This article examines the activities of international organizations in the field of music in the first half of the twentieth century. Despite the common association with music as a universal language and international art, it has not often been systematically investigated in the context of institutionalized international co-operation. By focusing on the International Musical Society, the International Society for Musicology, the International Society for Contemporary Music, the Permanent Council for the International Co-operation between Composers, and the activities of the League of Nations in the field of music, it analyzes common topics and different strategies to establish stable networks and co-ordinate the flow of information. By locating the activities of the experts involved along the two analytical axes of nationalization/internationalization and politization/standardization, it becomes not only possible to integrate the activities in the field of music into the history of international organizations, but also to gain important insights into the international and political origin of musicology as an academic discipline.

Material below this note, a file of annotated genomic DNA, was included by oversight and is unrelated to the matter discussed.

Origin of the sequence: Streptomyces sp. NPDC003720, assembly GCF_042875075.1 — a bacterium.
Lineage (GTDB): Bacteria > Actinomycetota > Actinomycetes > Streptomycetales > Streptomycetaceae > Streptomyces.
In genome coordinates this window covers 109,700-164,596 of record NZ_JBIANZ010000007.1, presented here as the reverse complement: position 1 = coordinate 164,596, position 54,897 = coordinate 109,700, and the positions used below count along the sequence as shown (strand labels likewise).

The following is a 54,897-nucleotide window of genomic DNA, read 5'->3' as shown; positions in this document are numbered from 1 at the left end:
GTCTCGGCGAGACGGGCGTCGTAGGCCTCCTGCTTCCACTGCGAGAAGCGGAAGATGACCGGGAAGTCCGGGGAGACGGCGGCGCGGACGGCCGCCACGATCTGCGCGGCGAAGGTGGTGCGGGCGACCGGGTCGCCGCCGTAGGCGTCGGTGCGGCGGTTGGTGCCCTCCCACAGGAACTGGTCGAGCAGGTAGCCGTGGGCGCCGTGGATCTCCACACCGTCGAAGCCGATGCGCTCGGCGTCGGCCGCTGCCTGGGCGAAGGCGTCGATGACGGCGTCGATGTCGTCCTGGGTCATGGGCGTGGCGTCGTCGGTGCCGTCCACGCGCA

© 2016 Walter de Gruyter GmbH, Berlin/Boston